Surfing is the only thing I can with any real clarity remember doing on New Year’s Eve in Venice Beach, Los Angeles. I had spent a week there two-and-a-half-months previously, at the beginning of my journey. (It seemed more like as many years ago.) So the area felt as familiar to me as it could have without living and working there. And with only one full day left before flying out the afternoon of the first day of 2013, and with money tightening, there was little to do but mostly eat and drink and absorb reliably freaky sights within walking distance of the hostel – other than enjoy one precious surf, of course. I had walked past the iconic wooden lifeguard towers on the quarter-kilometre wide beach to throw myself in the salt water earlier that day, or the day before. It wasn’t just the cold, but also the seaweed I later found in my budgie smugglers that made me hire a wetsuit in addition to the beaten up old longboard I wish I’d taken a photo of. And it was cold. While surfing during the early afternoon at Palm Beach (Queensland), Australia, even during the height of winter rarely would it be cold enough for your toes to become numb. But that’s certainly what happened while I surfed Venice Beach. It made me appreciate that LA was probably further north of the equator than the Gold Coast was south of it. In equatorial distance terms, the City of Angels probably had more in common with Sydney, or at least Newcastle. Nevertheless, I was reminded on my first wave of one of the immutable laws of surfing: it’s like riding a bike. Numbness became a challenge, and while riding a longboard obviously I wasn’t completing bottom-to-top spray-throwing manoeuvres. Still, it was a singular delight I instantly realised how much I missed; while gliding on two-foot gentle green glacial geysers breaking for 20 or 30 metres from the rock wall in front of Windward Avenue, right through to the sand. There were few others out, and of those fewer still had any skill. So I in all but solitude rode those perfect longboarding waves in literally cold sober but satisfyingly soaked bliss for as long as I could stand the temperature – which was probably about an hour.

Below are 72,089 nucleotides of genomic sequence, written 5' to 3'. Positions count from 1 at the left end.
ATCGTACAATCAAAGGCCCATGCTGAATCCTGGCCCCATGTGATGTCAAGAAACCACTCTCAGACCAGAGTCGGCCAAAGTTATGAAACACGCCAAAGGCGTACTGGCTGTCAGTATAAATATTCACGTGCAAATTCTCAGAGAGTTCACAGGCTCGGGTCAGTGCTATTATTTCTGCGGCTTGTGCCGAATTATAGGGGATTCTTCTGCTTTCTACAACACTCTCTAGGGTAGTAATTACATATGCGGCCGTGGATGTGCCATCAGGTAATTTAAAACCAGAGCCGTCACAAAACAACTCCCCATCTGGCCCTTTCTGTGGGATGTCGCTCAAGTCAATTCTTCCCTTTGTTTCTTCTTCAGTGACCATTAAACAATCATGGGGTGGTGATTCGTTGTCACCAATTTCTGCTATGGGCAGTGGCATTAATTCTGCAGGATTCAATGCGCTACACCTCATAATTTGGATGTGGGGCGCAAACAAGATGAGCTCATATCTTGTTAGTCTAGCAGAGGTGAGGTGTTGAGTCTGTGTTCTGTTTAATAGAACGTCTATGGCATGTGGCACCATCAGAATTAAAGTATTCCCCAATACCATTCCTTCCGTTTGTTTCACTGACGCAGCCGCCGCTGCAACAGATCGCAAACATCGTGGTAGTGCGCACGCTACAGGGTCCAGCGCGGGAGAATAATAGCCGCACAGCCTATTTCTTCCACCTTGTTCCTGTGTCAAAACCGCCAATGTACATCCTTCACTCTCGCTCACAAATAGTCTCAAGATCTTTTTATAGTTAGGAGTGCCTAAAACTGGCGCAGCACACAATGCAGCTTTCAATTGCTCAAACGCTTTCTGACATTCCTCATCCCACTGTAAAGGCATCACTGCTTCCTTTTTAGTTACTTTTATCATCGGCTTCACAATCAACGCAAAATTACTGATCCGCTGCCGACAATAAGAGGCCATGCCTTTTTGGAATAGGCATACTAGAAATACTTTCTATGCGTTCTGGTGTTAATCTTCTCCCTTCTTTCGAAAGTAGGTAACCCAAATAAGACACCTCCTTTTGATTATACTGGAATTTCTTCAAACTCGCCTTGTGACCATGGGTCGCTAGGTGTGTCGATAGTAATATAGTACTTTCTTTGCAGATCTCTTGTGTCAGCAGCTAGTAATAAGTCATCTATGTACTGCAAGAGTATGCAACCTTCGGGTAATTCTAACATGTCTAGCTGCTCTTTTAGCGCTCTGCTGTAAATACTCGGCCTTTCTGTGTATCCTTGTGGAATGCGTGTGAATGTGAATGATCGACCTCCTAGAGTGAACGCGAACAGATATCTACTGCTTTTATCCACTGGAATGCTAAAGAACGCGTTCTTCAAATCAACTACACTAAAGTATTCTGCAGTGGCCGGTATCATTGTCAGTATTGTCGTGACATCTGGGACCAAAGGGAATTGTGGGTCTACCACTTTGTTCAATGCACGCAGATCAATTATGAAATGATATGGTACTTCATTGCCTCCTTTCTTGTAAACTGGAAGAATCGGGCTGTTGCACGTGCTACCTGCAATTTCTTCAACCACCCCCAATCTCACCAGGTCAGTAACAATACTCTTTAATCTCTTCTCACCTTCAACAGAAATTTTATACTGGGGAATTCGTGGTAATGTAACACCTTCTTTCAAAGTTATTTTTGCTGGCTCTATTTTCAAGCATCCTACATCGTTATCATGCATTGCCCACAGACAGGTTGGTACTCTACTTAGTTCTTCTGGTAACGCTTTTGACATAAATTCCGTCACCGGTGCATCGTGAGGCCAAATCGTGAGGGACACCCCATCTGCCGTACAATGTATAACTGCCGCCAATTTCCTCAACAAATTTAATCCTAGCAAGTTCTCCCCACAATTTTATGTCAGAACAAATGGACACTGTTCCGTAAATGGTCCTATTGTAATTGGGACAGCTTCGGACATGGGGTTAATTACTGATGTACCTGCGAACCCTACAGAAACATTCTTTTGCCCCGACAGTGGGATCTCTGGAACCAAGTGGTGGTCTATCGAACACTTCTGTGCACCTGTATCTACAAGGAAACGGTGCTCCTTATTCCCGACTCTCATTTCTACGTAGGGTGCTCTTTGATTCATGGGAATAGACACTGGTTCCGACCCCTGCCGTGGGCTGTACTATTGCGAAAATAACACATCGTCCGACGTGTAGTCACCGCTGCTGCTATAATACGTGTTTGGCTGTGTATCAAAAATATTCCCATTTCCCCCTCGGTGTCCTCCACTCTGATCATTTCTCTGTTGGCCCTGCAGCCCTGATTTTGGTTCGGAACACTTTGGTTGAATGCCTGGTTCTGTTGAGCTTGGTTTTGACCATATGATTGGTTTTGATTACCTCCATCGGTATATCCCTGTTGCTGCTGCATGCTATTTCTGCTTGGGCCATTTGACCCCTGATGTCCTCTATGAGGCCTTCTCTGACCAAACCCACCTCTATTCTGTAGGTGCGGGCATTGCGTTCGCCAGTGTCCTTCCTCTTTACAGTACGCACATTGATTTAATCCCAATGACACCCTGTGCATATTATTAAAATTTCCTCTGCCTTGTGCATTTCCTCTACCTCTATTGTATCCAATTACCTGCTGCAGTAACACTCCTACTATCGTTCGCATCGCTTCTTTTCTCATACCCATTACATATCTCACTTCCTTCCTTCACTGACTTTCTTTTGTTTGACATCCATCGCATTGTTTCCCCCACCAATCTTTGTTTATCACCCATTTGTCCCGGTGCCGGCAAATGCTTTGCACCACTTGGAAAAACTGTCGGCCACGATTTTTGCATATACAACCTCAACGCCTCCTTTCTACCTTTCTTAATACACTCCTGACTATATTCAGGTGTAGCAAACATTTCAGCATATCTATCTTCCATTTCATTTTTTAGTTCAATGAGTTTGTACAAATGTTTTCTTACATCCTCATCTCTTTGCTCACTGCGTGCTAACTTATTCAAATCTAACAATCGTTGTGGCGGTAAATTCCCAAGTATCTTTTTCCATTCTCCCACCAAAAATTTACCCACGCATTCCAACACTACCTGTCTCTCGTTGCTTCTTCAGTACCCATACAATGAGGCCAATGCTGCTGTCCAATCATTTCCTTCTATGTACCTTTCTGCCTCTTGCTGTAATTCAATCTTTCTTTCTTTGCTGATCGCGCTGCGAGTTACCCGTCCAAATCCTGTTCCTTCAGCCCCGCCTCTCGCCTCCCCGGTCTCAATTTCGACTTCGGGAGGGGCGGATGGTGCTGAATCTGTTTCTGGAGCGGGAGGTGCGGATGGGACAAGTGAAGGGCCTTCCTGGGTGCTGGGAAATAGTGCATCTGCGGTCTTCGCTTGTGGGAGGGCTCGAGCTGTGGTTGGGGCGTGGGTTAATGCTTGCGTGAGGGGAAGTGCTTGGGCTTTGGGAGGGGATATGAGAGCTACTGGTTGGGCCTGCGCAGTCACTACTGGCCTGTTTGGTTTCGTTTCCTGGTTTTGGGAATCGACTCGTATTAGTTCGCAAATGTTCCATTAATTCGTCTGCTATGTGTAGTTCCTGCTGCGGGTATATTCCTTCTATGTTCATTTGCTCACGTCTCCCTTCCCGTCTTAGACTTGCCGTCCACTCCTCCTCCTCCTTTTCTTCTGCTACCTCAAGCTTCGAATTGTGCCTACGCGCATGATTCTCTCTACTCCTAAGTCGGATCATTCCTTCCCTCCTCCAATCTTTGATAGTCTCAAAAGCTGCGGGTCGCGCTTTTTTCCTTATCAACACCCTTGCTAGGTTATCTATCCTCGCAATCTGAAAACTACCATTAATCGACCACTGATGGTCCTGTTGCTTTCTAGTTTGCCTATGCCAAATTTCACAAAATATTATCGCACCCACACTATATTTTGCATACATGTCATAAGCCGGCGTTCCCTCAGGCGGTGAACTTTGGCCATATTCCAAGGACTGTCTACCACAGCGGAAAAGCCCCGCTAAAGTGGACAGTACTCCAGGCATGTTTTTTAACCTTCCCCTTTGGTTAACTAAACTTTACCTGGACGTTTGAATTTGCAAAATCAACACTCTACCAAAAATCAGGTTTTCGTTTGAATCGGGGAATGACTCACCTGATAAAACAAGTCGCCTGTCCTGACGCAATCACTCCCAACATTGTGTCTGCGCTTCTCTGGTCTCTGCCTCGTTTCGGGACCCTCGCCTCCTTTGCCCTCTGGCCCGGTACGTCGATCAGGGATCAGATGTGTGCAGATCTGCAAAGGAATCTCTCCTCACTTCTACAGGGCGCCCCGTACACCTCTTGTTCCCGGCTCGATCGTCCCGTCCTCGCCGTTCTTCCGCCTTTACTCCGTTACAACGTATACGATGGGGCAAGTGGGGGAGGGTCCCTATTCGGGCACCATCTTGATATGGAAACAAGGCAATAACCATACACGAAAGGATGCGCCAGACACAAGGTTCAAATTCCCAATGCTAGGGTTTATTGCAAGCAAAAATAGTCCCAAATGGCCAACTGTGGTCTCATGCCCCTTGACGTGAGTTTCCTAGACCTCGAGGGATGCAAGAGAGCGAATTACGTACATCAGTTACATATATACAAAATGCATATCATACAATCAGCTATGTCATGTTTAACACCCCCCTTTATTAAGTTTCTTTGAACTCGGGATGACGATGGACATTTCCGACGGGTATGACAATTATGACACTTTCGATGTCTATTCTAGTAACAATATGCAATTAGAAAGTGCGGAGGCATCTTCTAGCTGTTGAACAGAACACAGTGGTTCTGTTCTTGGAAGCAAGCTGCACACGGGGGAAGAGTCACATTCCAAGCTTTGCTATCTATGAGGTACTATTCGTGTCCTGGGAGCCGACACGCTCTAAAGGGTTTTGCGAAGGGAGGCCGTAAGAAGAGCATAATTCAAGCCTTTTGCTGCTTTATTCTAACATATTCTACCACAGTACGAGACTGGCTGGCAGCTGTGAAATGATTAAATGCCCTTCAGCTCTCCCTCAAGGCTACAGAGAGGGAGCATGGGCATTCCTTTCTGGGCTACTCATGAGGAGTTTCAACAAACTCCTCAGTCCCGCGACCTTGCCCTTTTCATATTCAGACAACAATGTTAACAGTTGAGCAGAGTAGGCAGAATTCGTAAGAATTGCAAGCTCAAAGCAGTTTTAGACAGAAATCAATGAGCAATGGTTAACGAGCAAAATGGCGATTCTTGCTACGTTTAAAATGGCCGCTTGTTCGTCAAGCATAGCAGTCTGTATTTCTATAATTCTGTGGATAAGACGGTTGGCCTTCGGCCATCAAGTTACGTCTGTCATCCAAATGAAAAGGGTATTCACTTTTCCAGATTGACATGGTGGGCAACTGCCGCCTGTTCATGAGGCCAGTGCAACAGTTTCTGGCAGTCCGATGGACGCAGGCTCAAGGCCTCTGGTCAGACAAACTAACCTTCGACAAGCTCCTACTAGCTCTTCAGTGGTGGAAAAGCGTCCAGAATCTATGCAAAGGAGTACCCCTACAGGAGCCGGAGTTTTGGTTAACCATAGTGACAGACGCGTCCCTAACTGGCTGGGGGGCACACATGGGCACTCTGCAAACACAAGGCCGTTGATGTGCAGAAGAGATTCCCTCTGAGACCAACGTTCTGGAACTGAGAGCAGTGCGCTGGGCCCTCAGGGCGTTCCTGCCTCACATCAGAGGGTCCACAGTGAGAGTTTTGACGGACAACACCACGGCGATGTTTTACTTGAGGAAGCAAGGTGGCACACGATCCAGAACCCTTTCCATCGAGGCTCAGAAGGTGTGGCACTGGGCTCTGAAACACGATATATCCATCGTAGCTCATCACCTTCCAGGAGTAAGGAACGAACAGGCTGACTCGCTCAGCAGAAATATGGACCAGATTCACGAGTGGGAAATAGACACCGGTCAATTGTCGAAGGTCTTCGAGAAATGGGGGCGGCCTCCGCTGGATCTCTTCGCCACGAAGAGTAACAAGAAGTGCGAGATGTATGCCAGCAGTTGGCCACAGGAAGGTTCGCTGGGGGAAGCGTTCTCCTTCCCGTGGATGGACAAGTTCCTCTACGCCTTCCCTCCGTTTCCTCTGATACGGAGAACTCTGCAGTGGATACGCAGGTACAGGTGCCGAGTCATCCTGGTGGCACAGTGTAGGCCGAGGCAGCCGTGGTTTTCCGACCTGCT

Almost a quarter of a year’s consistent, if only occasionaly binge-level drinking had taken its toll. The afternoon and early evening proceeded pleasantly enough. I would have bought a burrito for dinner somewhere on the boardwalk. Venice’s at once relaxed and freaky natures would have been increasing in end of year energy in direct yet not necessarily conflicting opposition to each other. I watched what will hopefully not be my, but was certainly 2012’s, final frenetically coloured sunset over the Pacific Ocean. Then I went back to the hostel to start drinking a six-pack of Coronas and smoke possibly my last pack of Marlboros minus black packaging and health warnings all over them. Reckon I got through two Coronas, before I laid down in bed with stomach pains about 7pm. (I blamed the booze, but it was probably the burrito.) Then woke to the sound of everyone within hearing distance counting down from 10 at, yes, midnight on New Year’s Day. The stomach pains gone, I gathered the remaining four – warm – beers and headed out to the smoking balcony to watch the New Year’s revelry. Where I was soon joined by hostel staff who were pleased to wish me a happy new year, which I returned, but could sense my dislocation with the groove of the moment and swiftly focused on leaning over the balcony for enjoyment of the street circus. Putting aside location, it was no less disappointing than all NYE celebrations have been for me. Especially the one when I was passed out drunk in Byron Bay by 9.30pm. But not the other Byron one in which I kissed an attractive brunette tourist as the clock struck midnight – and for most of the rest of the morning. But based on location alone, it was a little depressing to consider how the night might have gone for a 28-year-old Australian if he hadn’t fallen asleep in pain at 7pm. It’s irrelevant. Seconds into 2013, I knew I needed to swill the rest of my Coronas, step out of the hostel and seize what of the night left to me that I could. So that’s what I did. And my destination: the good old Del Monte Speakeasy, across the avenue.